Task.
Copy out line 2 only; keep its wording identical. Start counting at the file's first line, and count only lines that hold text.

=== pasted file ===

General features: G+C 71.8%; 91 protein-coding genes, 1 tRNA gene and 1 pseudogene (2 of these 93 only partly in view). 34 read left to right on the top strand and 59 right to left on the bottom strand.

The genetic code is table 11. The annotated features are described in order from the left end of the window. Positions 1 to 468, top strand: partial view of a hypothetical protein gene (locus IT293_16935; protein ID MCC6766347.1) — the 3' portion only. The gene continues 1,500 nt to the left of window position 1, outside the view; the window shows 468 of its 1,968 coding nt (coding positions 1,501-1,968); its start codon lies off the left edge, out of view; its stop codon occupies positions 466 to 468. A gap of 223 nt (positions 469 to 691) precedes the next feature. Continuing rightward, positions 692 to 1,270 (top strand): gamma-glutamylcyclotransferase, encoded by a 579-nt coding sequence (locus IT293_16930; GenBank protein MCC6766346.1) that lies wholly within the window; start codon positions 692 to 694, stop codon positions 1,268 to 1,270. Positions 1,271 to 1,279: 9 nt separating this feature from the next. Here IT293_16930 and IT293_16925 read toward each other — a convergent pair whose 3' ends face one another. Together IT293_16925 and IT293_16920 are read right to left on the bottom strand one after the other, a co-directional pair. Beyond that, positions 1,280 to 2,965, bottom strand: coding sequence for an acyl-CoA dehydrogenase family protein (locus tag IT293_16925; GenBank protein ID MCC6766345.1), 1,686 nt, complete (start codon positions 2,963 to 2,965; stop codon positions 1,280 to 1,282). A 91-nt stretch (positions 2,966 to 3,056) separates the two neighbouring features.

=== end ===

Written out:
The genetic code is table 11. The annotated features are described in order from the left end of the window. Positions 1 to 468, top strand: partial view of a hypothetical protein gene (locus IT293_16935; protein ID MCC6766347.1) — the 3' portion only. The gene continues 1,500 nt to the left of window position 1, outside the view; the window shows 468 of its 1,968 coding nt (coding positions 1,501-1,968); its start codon lies off the left edge, out of view; its stop codon occupies positions 466 to 468. A gap of 223 nt (positions 469 to 691) precedes the next feature. Continuing rightward, positions 692 to 1,270 (top strand): gamma-glutamylcyclotransferase, encoded by a 579-nt coding sequence (locus IT293_16930; GenBank protein MCC6766346.1) that lies wholly within the window; start codon positions 692 to 694, stop codon positions 1,268 to 1,270. Positions 1,271 to 1,279: 9 nt separating this feature from the next. Here IT293_16930 and IT293_16925 read toward each other — a convergent pair whose 3' ends face one another. Together IT293_16925 and IT293_16920 are read right to left on the bottom strand one after the other, a co-directional pair. Beyond that, positions 1,280 to 2,965, bottom strand: coding sequence for an acyl-CoA dehydrogenase family protein (locus tag IT293_16925; GenBank protein ID MCC6766345.1), 1,686 nt, complete (start codon positions 2,963 to 2,965; stop codon positions 1,280 to 1,282). A 91-nt stretch (positions 2,966 to 3,056) separates the two neighbouring features.